Break-even analysis is an easy "quantitative" way to analyze opportunities. It can also be used to compare different solutions. It gives us a way to evaluate opportunities on paper before we invest our resources. It shows us clearly how many units we have to sell before we will recover our costs. We can create several break-even charts for the same opportunity varying the costs and sales numbers to help us see what might happen with different outcomes.
Central to break-even analysis is the
B-E sales = Price Each*Units = Fixed Costs + Variable Costs
which means that we "break-even" when we sell enough units to cover our fixed costs plus our variable costs.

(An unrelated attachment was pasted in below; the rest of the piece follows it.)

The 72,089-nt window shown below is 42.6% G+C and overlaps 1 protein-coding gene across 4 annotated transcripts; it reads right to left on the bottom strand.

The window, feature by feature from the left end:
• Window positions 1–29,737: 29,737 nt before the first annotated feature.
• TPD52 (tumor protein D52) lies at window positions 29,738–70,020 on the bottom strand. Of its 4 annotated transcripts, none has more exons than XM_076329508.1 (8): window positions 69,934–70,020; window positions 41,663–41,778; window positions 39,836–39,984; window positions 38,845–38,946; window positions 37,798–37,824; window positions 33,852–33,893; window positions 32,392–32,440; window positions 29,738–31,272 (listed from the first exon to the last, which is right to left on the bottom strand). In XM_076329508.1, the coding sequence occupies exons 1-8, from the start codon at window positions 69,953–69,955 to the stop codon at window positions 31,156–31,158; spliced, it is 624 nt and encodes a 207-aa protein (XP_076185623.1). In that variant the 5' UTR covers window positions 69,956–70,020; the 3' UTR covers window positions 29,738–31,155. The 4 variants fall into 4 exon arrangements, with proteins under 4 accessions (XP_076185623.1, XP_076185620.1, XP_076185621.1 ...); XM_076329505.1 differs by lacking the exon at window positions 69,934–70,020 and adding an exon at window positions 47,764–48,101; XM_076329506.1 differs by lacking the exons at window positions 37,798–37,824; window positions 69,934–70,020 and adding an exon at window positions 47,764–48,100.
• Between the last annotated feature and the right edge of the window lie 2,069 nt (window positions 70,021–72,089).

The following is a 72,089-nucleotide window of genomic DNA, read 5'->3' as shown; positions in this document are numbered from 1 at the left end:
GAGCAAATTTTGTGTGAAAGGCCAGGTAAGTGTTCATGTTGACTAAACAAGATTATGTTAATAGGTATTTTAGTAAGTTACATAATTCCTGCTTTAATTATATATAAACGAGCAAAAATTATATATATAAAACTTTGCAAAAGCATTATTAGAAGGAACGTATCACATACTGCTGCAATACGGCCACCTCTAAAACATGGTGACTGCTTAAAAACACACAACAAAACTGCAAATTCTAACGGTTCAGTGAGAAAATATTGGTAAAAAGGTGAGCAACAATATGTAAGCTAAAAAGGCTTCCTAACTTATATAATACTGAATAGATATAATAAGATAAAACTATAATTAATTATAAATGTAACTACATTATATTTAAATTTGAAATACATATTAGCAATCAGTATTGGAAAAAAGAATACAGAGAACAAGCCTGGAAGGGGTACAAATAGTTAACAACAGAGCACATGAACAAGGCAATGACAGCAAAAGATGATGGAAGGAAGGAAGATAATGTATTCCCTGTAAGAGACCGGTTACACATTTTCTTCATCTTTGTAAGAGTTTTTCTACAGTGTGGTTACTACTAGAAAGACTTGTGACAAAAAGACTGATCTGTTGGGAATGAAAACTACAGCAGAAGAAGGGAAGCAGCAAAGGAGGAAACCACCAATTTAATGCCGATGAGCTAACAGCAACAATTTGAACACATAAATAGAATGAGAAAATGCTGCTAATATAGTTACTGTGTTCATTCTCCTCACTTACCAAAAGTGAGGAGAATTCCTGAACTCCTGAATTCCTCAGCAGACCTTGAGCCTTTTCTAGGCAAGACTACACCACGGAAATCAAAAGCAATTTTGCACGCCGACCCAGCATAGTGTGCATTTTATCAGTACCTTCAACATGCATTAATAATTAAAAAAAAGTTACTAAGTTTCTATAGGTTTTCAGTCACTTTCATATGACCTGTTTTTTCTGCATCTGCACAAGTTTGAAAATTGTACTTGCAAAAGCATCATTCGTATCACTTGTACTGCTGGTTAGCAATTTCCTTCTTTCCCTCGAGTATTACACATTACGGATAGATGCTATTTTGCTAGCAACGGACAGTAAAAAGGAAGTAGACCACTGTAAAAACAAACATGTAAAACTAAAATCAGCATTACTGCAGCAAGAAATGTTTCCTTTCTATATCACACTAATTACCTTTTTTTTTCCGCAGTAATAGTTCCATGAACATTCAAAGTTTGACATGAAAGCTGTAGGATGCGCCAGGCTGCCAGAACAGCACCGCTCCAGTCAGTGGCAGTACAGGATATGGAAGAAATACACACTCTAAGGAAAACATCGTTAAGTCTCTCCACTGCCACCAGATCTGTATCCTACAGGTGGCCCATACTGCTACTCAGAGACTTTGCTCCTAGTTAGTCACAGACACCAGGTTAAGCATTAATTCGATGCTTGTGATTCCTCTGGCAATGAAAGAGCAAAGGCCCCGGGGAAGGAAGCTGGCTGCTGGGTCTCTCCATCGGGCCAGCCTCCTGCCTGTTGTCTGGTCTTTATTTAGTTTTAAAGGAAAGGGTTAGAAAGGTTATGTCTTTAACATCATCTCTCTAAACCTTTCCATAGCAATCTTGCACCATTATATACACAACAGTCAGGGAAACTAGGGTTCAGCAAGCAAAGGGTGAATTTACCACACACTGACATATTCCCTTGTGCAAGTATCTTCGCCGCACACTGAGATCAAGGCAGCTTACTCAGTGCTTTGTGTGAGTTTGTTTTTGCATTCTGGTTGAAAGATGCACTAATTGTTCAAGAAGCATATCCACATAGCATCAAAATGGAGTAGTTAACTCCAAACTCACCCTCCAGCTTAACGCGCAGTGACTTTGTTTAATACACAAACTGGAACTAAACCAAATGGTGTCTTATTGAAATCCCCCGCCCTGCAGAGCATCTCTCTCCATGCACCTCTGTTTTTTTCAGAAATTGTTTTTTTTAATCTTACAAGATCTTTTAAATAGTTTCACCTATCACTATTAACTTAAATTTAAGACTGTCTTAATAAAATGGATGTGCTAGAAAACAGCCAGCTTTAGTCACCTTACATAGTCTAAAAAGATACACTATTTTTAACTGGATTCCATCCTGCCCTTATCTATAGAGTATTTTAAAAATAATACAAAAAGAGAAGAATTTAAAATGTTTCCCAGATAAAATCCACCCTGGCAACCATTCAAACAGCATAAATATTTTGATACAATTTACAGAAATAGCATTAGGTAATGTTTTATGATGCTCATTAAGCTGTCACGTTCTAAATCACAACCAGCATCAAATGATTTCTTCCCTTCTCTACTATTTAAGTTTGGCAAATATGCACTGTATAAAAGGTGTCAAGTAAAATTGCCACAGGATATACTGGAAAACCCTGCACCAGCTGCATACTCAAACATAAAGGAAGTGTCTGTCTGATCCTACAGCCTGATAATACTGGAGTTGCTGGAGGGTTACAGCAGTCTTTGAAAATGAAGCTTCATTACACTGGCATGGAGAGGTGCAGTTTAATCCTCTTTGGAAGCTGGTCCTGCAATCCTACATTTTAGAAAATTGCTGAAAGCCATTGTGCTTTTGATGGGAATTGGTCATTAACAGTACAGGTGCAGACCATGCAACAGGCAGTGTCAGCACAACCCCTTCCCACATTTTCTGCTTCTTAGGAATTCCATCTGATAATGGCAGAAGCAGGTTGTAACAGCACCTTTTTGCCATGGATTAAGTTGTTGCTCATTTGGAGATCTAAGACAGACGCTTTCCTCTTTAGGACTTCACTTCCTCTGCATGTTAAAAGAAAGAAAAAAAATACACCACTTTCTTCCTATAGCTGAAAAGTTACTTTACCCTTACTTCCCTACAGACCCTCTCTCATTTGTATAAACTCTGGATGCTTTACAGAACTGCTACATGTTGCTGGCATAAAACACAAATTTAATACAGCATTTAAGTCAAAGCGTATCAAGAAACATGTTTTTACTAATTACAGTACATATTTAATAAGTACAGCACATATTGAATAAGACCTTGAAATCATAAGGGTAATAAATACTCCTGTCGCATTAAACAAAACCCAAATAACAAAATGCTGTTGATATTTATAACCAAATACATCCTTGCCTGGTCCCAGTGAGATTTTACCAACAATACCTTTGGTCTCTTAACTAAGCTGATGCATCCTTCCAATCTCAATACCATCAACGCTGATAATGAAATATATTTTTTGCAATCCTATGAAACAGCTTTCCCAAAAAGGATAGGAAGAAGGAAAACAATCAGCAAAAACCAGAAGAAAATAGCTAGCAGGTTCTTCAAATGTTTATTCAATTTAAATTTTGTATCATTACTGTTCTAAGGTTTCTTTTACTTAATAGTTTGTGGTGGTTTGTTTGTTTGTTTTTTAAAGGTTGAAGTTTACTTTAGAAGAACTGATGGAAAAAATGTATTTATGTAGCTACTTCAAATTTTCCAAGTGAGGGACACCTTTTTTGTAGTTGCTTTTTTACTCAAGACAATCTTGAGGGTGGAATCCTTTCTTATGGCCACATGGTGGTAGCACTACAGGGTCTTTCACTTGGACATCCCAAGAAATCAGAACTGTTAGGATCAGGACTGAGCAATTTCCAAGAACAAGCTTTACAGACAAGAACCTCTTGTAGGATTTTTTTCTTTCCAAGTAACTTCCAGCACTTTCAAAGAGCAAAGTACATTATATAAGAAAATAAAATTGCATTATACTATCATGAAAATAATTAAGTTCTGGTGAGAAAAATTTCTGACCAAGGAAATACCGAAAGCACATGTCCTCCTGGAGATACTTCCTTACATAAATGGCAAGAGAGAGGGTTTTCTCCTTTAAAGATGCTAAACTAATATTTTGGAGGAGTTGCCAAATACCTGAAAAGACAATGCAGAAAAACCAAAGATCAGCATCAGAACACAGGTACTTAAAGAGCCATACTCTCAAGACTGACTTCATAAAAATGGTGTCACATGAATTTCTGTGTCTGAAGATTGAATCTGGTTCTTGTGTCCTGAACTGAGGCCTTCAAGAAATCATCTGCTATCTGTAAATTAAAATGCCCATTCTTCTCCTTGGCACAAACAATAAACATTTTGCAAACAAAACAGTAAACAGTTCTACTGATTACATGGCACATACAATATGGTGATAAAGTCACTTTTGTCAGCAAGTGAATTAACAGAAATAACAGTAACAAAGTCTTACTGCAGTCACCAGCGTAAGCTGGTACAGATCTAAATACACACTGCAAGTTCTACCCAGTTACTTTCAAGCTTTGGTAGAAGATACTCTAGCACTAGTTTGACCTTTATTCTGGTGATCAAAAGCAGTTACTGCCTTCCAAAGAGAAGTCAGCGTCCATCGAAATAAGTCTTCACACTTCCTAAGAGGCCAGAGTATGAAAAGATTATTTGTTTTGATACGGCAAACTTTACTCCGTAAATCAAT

Another formula provides the slope of the total cost line:
Slope = Total Variable Costs / Total Quantity
A desirable, lower slope number provides better return once we pass B-E sales.
The B-E chart is created by drawing the "Sales" line at a 45o angle and creating a vertical axis and a horizontal axis based on the total sales expected for the total number of units sold. Once we have the $ on the vertical axis and the units on the horizontal axis we can add the line for "Fixed Costs" and then draw the "Variable Costs" from the "Fixed Cost" line and see where it intersects the "Sales" line. This is the B-E point.
|Test Your PK Absorption|
|1. Why is
it a good idea to use break-even analysis?
2. What does break-even analysis show us?
3. What should we do if the break-even quantity is higher than the customer wants to order?